The precise origin of our word “cat” is uncertain, but similar words designate the feline in many unrelated languages. One Latin word for the feline was catus, and the Ango-Saxons dubbed the creature catt or cat. In French, we find chat, in Italian gatto, in Spanish gato, and in German Katze.

The origin of “puss” is unknown, but “kitty” comes from chaton, a diminutive of the French chat. Since at least 1450, “Tom” has been used to designate a male. A polecat, by the way, is not a cat at all-in the United States, the term designates a skunk.

According to some accounts, the expression “to fight like Kilkenny cats” dates back to a somewhat ailurophobic custom among Hessian soldiers stationed in Ireland: tying two cats together by the tails and hanging them over a fence or clothesline. One day, the story goes, an officer approached a group of soldiers thus occupied. To hide their deed, one soldier cut off the tails of both tormented animals. The officer was then told that the cats had fought so hard that they’d devoured each other, leaving only the tails.

The notion that a cat can fall from a great height and survive is not an old wives’ tale, and may have contributed to the idea that a cat has nine lives. One cat fell from the twentieth floor of a Montreal apartment building in 1973 and suffered only a pelvic fracture.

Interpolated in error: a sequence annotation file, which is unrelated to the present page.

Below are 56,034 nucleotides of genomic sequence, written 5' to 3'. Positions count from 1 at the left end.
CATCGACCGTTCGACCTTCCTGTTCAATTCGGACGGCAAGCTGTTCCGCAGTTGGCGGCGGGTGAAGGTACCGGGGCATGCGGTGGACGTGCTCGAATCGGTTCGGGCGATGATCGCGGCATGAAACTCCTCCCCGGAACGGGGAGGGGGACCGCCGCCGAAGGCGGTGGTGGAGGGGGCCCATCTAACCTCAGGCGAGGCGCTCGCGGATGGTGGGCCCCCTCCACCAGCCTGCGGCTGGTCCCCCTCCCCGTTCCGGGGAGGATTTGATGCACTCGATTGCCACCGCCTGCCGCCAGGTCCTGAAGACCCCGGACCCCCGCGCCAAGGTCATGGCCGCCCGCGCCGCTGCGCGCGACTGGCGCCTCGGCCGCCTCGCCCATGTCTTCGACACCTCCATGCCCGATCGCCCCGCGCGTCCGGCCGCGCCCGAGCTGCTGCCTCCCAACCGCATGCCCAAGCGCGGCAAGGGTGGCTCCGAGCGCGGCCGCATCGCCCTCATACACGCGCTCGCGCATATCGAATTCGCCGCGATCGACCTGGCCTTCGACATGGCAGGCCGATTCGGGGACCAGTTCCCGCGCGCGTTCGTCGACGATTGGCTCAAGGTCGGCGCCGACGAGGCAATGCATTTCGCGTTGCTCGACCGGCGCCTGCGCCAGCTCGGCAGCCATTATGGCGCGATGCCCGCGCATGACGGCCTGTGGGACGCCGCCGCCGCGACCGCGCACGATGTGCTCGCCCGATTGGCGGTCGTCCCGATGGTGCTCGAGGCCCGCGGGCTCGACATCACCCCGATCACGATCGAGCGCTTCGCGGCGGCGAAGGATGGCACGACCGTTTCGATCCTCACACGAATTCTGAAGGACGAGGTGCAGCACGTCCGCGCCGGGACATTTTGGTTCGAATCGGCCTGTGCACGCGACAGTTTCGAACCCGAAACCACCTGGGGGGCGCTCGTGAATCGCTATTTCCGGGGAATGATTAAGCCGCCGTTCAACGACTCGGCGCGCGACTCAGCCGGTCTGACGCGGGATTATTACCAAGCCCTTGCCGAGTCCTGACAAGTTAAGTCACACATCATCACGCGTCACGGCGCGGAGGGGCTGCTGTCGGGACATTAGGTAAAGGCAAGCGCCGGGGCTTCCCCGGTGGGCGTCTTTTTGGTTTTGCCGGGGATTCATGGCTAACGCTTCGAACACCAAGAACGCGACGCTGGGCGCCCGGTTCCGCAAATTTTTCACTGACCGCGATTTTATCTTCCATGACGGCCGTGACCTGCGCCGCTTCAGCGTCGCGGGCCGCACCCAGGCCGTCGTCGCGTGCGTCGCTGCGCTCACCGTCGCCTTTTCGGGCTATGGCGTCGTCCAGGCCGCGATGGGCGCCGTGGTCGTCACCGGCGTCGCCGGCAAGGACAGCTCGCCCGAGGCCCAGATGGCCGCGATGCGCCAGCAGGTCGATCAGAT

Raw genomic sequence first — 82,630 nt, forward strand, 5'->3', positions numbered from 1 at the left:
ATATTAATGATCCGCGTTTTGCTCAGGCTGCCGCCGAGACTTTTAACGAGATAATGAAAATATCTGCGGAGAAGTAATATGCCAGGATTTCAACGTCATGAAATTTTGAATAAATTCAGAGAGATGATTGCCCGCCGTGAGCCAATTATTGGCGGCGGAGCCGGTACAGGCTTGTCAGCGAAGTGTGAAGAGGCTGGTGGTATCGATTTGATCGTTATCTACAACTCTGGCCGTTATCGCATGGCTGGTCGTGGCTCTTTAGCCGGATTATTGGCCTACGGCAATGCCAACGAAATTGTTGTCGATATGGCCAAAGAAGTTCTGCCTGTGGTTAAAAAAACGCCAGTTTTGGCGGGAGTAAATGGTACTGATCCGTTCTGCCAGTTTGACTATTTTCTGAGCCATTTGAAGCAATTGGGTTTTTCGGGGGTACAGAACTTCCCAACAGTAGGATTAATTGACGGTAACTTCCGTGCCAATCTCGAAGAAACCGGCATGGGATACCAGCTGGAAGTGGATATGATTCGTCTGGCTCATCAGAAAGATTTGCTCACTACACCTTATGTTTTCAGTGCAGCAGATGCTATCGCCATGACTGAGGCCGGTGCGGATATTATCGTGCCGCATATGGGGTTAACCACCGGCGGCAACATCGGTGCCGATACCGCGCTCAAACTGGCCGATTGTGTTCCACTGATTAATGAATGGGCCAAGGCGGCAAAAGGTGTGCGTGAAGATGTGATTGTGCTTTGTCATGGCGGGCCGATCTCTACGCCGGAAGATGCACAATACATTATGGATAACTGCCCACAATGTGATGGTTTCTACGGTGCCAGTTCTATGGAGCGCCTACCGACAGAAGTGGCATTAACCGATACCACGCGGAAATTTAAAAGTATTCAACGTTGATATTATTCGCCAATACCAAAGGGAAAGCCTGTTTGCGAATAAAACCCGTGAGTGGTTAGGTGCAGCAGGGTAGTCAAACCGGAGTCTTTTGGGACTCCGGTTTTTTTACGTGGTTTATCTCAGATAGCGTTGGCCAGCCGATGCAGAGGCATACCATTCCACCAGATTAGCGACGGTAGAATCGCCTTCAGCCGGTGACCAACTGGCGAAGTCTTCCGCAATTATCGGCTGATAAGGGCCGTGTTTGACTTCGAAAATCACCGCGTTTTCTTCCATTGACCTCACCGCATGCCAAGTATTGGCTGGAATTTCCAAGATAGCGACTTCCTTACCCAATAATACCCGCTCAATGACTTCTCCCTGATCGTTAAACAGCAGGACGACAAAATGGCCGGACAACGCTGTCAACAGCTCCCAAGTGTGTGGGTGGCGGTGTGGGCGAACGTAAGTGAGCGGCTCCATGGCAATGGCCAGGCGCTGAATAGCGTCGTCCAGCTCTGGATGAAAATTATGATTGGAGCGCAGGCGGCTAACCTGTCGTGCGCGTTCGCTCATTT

The story of a cat that fell from the Washington Monument and survived has been batted about for years. According to some, the facts are these: during construction of the Monument, workers came across a cat lurking in the framework near the top of the structure. The cat panicked, and leaped from the scaffolding. Incredibly enough, the cat survived the 500-foot-plus fall but, even more amazingly, the stunned creature was pounced on and killed almost immediately by a wandering dog.

We have no idea how old that unfortunate feline was when it lost its ninth life, but on the average, a house cat can be expected to live from eight to twelve years, with one year in a cat’s life equivalent to about seven years in a man’s life. However, many cats have survived for considerably longer, and life spans of over twenty years are not at all uncommon. The oldest domestic cat on record, a tabby owned by a woman in England, died on November 29, 1939, at the ripe old age of 36 years!

The average household kitty weighs from eight to twelve pounds, but the largest puss on record, a torn from Connecticut, weighed in at a hefty forty-three pounds. And the most valuable cat on record is, depending upon how you look at it, either a tabby inappropriately named “Mickey” who killed more than 22,000 mice during a twenty- three-year career with an English firm, or a pair of house cats which, in 1963, inherited the entire estate of their ailurophilic owner, a California doctor. The estate was valued at $415,000!